Enjoying the anonymity of the web, more people in the Middle East are going online to share their political opinions, but authorities are tightening their grip on users’ activities, with reports of arrests and torture.
Hosting a site for a year where Egyptians can speak their mind can come at a cost, like for Karim Al-Bukheiri, the founder of Forum of the Working People of Egypt.
Because of his online forum, he has been arrested, tortured, and is now under constant surveillance.
“When I had a textile factory job, the secret services paid no attention to me,” Al-Bukheiri said.
“But as soon as I launched the forum, they became concerned. I started participating in strikes and other actions to defend my rights. I don’t believe the internet is there only for us to speak freely on websites like Facebook. People should also take to the streets with their ideas and aspirations.”
Egypt’s number of web users is among the highest in the Arab world – a fact that hasn’t escaped the authorities.
As a result, the Egyptian government is clamping down on the cyber opposition that has become increasingly critical of its performance.
“We realize that the development of technologies is a natural process,” admitted Dr. Ali al-Din Hilyal, chairman of the National Democratic Party of Egypt.
“The general principle is this: a view is opposed to another view, and a pretext or motive is opposed to another pretext or motive. The best reply to a forum that publishes inaccurate information is creating a forum that will publish accurate information.”
Meanwhile, a number of high profile bloggers have been arrested. In one incident, a student was freed from jail when he used the networking site Twitter to alert his friends that he had been arrested at an anti-government protest.
In a country like Egypt, where 40% of the population live below the poverty line, most don’t have internet access and the situation is not that much different in the rest of the Arab world.
Mohammed Abu Halaweh, head of Ramallah Arabic Study Centre, opened an internet café in the Palestinian city of Ramallah. It lasted just two months and ate up all his money. He’s now returned to teaching and converted the chat room into a classroom.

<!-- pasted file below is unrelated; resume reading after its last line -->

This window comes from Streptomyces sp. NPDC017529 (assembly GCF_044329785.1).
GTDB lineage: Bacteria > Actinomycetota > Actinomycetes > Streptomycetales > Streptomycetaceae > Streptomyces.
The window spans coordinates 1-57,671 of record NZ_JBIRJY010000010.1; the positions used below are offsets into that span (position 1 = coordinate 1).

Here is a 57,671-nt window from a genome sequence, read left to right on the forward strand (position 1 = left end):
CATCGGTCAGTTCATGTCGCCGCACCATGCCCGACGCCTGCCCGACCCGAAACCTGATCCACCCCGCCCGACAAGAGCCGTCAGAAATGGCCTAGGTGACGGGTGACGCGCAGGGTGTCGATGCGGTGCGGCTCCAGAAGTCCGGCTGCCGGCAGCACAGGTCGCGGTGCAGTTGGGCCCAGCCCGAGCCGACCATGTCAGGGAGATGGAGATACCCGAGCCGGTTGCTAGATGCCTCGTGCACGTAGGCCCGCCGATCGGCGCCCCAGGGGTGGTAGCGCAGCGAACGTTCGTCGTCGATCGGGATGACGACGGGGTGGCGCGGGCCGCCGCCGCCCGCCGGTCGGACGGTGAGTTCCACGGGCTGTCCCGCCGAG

“I thought it was a good business in the beginning,” said Abu Halaweh.
“Most of my friends who own them said that it can be a good business for Ramallah, but all of a sudden I found out that it was not successful after a few months of opening it. So I decided to move it to my village and it was also successful for a couple of months, then it was down, because I think people got internet at home.”
Equipment costs and the absence of email as a common communication tool in the Arab world has stopped the internet from establishing itself in the Middle East. However, there is still a need for it.
Like many of his friends, Rami Mehdawi has a lot to say, but nowhere to say it.
Two years ago he set up an online forum for thousands of Palestinians to post stories they can’t voice anywhere else. To Rami, it is his creative outlet.
“I sent a lot of articles to the local newspaper, but they didn’t publish it and not because I am a bad writer, but because I have a different opinion from the local newspaper.”
“Sometimes I have some calls from my friend who works in the Palestinian authority and he says, ‘Look, Rami, we are watching you – don’t do that’ for example, and some of them they say ‘Rami, you are now behind the red line – you should take care.’”
Even though the Arab world may lag behind the world in internet use, for Egypt the web provides an important watchdog on those in power, and is a democratic tool that Egyptians like Rami will fight to preserve.
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